The hosts were first to threaten in the second half when Lee Peltier broke down the right. His cross was headed clear by the recalled Fraser Richardson but the clearance only went as far as the arriving Marius Zaliukas who could only scuff his volley.
Boro broke quickly and Kei Kamara found himself with space to run into for the first time in the match but was unable to take advantage of the promising opportunity when he underhit his through ball to Albert Adomah.
Adomah had had a quiet first half but if Leeds weren’t quite aware of the danger he posed they were soon to find out.
The Ghanian broke down the right in the 52nd minute before whipping in an inviting cross begging for a finishing touch. Muzzy Carayol provided exactly that, his first time volley beat Paddy Kenny and sent the travelling fans into raptures.
Despite being a man down, it gave Boro the perfect opportunity to get a foothold in the game. They didn’t and just five minutes later they found themselves behind again.
Deputy stopper Jason Leutwiler saved well when he was called into action for the first time, his oustretched hand palming away Alex Mowatt’s effort from the edge of the area.
But he was unable to do the same moments later when Jason Pearce rose above Fraser Richardson all too easily at the far post and headed home.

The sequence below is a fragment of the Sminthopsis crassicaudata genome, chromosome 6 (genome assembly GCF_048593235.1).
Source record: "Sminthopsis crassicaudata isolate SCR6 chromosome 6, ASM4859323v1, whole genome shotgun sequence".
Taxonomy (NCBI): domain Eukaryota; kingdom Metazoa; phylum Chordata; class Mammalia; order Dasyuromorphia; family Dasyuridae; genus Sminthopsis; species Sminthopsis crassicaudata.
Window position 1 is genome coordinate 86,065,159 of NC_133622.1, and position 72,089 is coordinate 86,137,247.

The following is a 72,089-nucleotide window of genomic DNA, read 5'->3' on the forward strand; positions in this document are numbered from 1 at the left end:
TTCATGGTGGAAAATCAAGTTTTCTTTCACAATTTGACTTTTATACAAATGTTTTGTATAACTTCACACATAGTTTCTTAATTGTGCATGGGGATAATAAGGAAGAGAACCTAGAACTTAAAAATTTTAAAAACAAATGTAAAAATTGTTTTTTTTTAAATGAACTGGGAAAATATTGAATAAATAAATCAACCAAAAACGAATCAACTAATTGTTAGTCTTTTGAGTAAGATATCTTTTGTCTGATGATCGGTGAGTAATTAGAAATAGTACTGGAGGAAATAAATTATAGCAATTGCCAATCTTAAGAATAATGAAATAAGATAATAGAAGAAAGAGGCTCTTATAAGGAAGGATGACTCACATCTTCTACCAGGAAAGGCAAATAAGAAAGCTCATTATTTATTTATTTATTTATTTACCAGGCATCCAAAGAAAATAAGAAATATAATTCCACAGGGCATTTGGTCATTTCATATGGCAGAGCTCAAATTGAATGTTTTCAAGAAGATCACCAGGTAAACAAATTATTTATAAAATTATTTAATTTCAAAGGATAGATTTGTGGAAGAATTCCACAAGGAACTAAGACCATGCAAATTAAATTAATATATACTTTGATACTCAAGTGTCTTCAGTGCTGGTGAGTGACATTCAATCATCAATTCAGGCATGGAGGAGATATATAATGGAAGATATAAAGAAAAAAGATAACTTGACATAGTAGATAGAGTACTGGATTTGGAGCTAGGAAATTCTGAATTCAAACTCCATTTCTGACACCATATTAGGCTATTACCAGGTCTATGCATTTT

Curtis Main and later Lukas Jutkiewicz were thrown on as Boro looked to salvage something from the game.
And Karanka looked visibly frustrated for the very first time as the game entered its final 10 minutes and Boro won two free kicks consecutively midway inside the Leeds half but opted to take both short and quickly instead of taking the opportunity to get bodies into the box.
It triggered a spell in which the tie threatened to spill over. Tackles were flying but referee Gibbs opted to let most go, against the approval of the ever growing tetchy Leeds fans.
Boro’s following were given renewed hope when the fourth official held up the board indicating five minutes of added time. But there was to be no last minute heroics as there was last time out against Watford. An audacious long range Jutkiewicz effort which stung the hands of Kenny was as good as it got.
Obvious disappointment for Karanka who would have loved nothing more than a winning start but he was pleased with the attitude shown by his players and heaped praise on the Boro fans who made the short trip south.
“One part of me is sad at the score and some of the things I see in the game, mistakes in the first half,” admitted Karanka.
“But the other part of me is happy because my team was on the pitch until the last minute with one player less and fighting like a team, this and all of the supporters we had today with a lot of people in Leeds from Middlesbrough gives me more energy to be happy.”
“I want to think in a positive way and in the second half my team was fighting together.”
Karanka made a point of ensuring all of the Boro players showed their appreciation to the travelling fans after the final whistle.
“They (the fans) are very very important,” he said.
“I arrived here 10 days before this match and from that day I felt the support, the support from everybody and we need to say thanks and fight together.”